by Todd Bowolick
In recent years, human machine interfaces (HMIs) have made leaps and bounds in their sophistication and functionality. One of the many drivers behind the evolution is a technology that we use every day: mobile devices. The emergence of smartphones and tablets has made a dramatic impact on the HMI industry in two major areas: remote monitoring and touch screens.
Remote HMI monitoring on mobile devices
Mobile devices such as smartphones and tablets are now being used as remote monitoring devices for HMIs. In this case, mobile devices aren’t replacing HMIs, but are being used to monitor and support them.
This is part of an ongoing trend to allow mobile access to manufacturing and process equipment, including viewing machine status on a smartphone or tablet remotely. Wireless connectivity throughout industrial environments provides operators, engineers, and supervisors with the ability to view multiple HMI screens with a mobile device anywhere in the facility — or even from a remote location.
For example, a manufacturing supervisor who wants to monitor production by viewing the HMI may receive email alerts when a certain machine is down. Remote monitoring allows the supervisor to view the HMI screens remotely and immediately gain insight into issues, take corrective action through the mobile interface, or direct personnel on the floor to respond to the issue.
Touch screens for HMI interfaces
In this second piece of the evolution of HMIs, we are beginning to see the HMIs themselves actually take on the features of mobile device touch screens. While there are still significant benefits to using traditional industrial panels, many HMIs are shifting toward this trend.
Although HMIs must be specially designed to withstand the rugged conditions in industrial environments, the popularity of mobile devices influences the design and layout of the operator interface screens, putting an emphasis on touch-screen functionality, intuitive navigation, and usability.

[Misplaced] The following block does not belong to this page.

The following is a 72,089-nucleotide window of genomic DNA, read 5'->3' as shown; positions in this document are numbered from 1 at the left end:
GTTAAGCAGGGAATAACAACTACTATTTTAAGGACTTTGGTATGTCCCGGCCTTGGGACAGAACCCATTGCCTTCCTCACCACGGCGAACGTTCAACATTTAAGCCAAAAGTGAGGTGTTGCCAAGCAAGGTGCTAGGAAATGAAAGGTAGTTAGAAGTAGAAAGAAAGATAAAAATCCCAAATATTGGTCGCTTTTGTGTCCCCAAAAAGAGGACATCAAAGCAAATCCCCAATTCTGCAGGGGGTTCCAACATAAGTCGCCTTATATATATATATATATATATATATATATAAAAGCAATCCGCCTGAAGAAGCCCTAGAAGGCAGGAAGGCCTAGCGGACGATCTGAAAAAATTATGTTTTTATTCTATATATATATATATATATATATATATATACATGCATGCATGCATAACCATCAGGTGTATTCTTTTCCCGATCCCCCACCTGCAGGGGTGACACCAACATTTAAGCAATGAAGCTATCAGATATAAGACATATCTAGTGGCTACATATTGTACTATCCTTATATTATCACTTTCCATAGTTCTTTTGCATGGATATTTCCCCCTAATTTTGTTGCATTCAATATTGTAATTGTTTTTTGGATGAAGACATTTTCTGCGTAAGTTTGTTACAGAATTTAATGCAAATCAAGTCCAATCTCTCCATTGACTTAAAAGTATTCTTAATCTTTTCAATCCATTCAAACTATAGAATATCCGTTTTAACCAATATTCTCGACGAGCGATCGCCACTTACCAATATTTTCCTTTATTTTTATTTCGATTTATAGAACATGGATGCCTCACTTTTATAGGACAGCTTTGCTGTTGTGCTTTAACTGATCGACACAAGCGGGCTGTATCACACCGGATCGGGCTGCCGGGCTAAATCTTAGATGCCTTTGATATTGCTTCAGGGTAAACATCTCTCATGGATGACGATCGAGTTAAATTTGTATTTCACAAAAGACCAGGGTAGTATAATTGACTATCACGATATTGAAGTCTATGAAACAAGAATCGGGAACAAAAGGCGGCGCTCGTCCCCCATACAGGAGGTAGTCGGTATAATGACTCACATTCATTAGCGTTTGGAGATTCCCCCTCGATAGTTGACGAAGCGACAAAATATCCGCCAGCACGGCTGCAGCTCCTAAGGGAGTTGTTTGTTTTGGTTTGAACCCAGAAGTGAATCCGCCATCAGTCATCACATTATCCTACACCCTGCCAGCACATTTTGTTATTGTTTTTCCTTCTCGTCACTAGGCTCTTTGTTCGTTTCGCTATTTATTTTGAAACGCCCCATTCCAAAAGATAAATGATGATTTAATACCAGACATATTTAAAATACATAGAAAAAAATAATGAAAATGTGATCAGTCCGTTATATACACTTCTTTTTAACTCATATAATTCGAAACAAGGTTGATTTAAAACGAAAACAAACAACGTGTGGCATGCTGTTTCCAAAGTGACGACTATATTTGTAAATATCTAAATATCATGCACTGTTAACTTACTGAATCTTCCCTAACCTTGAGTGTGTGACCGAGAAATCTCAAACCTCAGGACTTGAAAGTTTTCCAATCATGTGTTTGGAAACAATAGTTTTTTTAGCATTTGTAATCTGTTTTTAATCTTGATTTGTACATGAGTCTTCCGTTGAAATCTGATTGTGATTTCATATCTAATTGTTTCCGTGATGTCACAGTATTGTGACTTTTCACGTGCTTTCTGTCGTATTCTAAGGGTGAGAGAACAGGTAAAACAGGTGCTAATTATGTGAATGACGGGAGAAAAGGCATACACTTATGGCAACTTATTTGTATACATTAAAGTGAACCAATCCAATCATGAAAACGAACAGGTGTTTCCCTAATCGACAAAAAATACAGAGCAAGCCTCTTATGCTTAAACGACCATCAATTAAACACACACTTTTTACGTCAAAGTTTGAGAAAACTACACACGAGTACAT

The shift is especially beneficial for younger engineers and operators entering the workforce because they are accustomed to multi-touch features. Engineers can now view HMI screens that have graphic displays similar to web pages, touch the screen to navigate, “pinch” to zoom in on critical details, and swipe through control settings instead of hitting buttons and opening and closing various screens.
Wireless integration and flexibility
Modern HMIs offer a host of other benefits, including the ability to integrate with not just one machine, but an entire process. All the working parts of a process can be interconnected to allow operators to collect data for continuous monitoring and control. Sophisticated analytics display data in ways that allow for meaningful interpretation and continuous process improvement.
The flexibility afforded by today’s HMIs underscores the need to incorporate them into process designs early in the engineering process. For example, some HMI models allow users to create their own keypad, incorporate international symbols instead of letters and numbers, or customize objects in the interface itself. Machine builders can be more creative and include custom programming to enhance operations and even link multiple tasks together. In order to make the most of these customizations, HMI selection and integration can’t be an afterthought.
Throughout the years, HMIs have come a long way, making incredible advancements and improving automation and efficiency across industries. Integrating automation solutions like these into the initial process design saves time and money, both at the launch of the project and throughout the lifetime of the process.